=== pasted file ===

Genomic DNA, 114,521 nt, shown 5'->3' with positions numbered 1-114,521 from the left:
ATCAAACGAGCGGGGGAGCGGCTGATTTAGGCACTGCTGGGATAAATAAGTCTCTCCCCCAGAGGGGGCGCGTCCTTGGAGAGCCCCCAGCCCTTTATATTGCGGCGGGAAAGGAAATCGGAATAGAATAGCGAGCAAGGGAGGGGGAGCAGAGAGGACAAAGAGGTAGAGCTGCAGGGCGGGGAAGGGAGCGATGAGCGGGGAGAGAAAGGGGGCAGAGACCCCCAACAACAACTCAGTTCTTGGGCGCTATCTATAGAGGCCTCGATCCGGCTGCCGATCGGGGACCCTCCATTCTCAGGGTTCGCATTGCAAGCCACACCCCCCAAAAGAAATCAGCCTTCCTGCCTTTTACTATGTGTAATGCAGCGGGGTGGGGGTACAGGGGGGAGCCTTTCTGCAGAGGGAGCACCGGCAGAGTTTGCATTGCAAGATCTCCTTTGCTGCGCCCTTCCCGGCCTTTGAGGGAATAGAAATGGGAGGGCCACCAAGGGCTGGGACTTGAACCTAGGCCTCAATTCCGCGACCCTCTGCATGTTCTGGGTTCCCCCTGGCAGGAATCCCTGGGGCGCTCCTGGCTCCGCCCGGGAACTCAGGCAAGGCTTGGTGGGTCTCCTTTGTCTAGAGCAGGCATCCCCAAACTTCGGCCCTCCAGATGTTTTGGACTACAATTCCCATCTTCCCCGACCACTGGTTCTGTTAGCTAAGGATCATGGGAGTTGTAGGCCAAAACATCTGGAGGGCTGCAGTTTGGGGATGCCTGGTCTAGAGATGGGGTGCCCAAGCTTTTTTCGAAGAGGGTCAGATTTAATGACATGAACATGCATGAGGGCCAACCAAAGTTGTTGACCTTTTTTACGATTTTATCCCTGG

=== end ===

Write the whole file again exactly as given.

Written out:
Genomic DNA, 114,521 nt, shown 5'->3' with positions numbered 1-114,521 from the left:
ATCAAACGAGCGGGGGAGCGGCTGATTTAGGCACTGCTGGGATAAATAAGTCTCTCCCCCAGAGGGGGCGCGTCCTTGGAGAGCCCCCAGCCCTTTATATTGCGGCGGGAAAGGAAATCGGAATAGAATAGCGAGCAAGGGAGGGGGAGCAGAGAGGACAAAGAGGTAGAGCTGCAGGGCGGGGAAGGGAGCGATGAGCGGGGAGAGAAAGGGGGCAGAGACCCCCAACAACAACTCAGTTCTTGGGCGCTATCTATAGAGGCCTCGATCCGGCTGCCGATCGGGGACCCTCCATTCTCAGGGTTCGCATTGCAAGCCACACCCCCCAAAAGAAATCAGCCTTCCTGCCTTTTACTATGTGTAATGCAGCGGGGTGGGGGTACAGGGGGGAGCCTTTCTGCAGAGGGAGCACCGGCAGAGTTTGCATTGCAAGATCTCCTTTGCTGCGCCCTTCCCGGCCTTTGAGGGAATAGAAATGGGAGGGCCACCAAGGGCTGGGACTTGAACCTAGGCCTCAATTCCGCGACCCTCTGCATGTTCTGGGTTCCCCCTGGCAGGAATCCCTGGGGCGCTCCTGGCTCCGCCCGGGAACTCAGGCAAGGCTTGGTGGGTCTCCTTTGTCTAGAGCAGGCATCCCCAAACTTCGGCCCTCCAGATGTTTTGGACTACAATTCCCATCTTCCCCGACCACTGGTTCTGTTAGCTAAGGATCATGGGAGTTGTAGGCCAAAACATCTGGAGGGCTGCAGTTTGGGGATGCCTGGTCTAGAGATGGGGTGCCCAAGCTTTTTTCGAAGAGGGTCAGATTTAATGACATGAACATGCATGAGGGCCAACCAAAGTTGTTGACCTTTTTTACGATTTTATCCCTGG